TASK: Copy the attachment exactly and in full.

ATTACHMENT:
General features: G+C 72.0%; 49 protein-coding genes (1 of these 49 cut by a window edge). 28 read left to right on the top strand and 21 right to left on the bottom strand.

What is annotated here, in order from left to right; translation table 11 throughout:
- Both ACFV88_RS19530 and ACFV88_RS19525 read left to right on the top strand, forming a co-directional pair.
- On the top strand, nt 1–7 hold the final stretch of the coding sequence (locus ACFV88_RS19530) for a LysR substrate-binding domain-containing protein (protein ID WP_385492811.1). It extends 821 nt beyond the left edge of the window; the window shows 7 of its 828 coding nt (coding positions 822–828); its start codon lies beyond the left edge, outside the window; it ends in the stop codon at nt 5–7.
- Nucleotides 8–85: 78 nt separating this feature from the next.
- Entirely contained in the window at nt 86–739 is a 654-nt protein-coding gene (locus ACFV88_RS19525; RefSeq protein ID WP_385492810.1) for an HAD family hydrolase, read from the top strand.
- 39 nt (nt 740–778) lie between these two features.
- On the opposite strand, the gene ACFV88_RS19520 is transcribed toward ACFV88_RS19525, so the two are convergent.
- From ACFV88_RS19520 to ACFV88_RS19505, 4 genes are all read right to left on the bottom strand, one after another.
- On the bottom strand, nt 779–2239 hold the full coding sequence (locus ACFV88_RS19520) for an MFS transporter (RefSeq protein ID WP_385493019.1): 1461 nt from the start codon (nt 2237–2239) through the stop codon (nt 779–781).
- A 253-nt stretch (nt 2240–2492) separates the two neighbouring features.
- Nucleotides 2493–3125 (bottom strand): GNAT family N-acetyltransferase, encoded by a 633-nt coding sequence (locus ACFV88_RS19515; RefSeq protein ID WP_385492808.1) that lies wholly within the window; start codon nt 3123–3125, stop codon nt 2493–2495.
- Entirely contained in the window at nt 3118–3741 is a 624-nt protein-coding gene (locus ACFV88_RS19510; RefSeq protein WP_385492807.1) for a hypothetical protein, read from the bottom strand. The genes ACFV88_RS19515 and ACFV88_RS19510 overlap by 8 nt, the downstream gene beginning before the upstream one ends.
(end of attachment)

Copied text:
General features: G+C 72.0%; 49 protein-coding genes (1 of these 49 cut by a window edge). 28 read left to right on the top strand and 21 right to left on the bottom strand.

What is annotated here, in order from left to right; translation table 11 throughout:
- Both ACFV88_RS19530 and ACFV88_RS19525 read left to right on the top strand, forming a co-directional pair.
- On the top strand, nt 1–7 hold the final stretch of the coding sequence (locus ACFV88_RS19530) for a LysR substrate-binding domain-containing protein (protein ID WP_385492811.1). It extends 821 nt beyond the left edge of the window; the window shows 7 of its 828 coding nt (coding positions 822–828); its start codon lies beyond the left edge, outside the window; it ends in the stop codon at nt 5–7.
- Nucleotides 8–85: 78 nt separating this feature from the next.
- Entirely contained in the window at nt 86–739 is a 654-nt protein-coding gene (locus ACFV88_RS19525; RefSeq protein ID WP_385492810.1) for an HAD family hydrolase, read from the top strand.
- 39 nt (nt 740–778) lie between these two features.
- On the opposite strand, the gene ACFV88_RS19520 is transcribed toward ACFV88_RS19525, so the two are convergent.
- From ACFV88_RS19520 to ACFV88_RS19505, 4 genes are all read right to left on the bottom strand, one after another.
- On the bottom strand, nt 779–2239 hold the full coding sequence (locus ACFV88_RS19520) for an MFS transporter (RefSeq protein ID WP_385493019.1): 1461 nt from the start codon (nt 2237–2239) through the stop codon (nt 779–781).
- A 253-nt stretch (nt 2240–2492) separates the two neighbouring features.
- Nucleotides 2493–3125 (bottom strand): GNAT family N-acetyltransferase, encoded by a 633-nt coding sequence (locus ACFV88_RS19515; RefSeq protein ID WP_385492808.1) that lies wholly within the window; start codon nt 3123–3125, stop codon nt 2493–2495.
- Entirely contained in the window at nt 3118–3741 is a 624-nt protein-coding gene (locus ACFV88_RS19510; RefSeq protein WP_385492807.1) for a hypothetical protein, read from the bottom strand. The genes ACFV88_RS19515 and ACFV88_RS19510 overlap by 8 nt, the downstream gene beginning before the upstream one ends.